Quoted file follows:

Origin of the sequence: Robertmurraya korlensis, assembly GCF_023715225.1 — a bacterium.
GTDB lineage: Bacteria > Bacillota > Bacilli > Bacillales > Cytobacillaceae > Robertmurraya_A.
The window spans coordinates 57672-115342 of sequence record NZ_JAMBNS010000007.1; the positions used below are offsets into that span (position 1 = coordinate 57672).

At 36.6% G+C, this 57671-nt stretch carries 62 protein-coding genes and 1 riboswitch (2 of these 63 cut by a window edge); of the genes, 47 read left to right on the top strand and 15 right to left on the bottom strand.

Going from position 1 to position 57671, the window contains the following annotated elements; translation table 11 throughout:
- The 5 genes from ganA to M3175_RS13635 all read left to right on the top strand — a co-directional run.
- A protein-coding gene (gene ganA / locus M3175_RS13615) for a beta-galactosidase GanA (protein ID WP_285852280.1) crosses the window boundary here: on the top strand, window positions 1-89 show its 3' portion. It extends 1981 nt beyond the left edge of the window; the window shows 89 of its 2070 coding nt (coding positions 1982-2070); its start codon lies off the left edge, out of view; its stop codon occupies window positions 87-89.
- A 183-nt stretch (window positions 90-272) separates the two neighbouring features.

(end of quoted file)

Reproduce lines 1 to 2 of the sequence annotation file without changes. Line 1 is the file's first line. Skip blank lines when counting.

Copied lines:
Origin of the sequence: Robertmurraya korlensis, assembly GCF_023715225.1 — a bacterium.
GTDB lineage: Bacteria > Bacillota > Bacilli > Bacillales > Cytobacillaceae > Robertmurraya_A.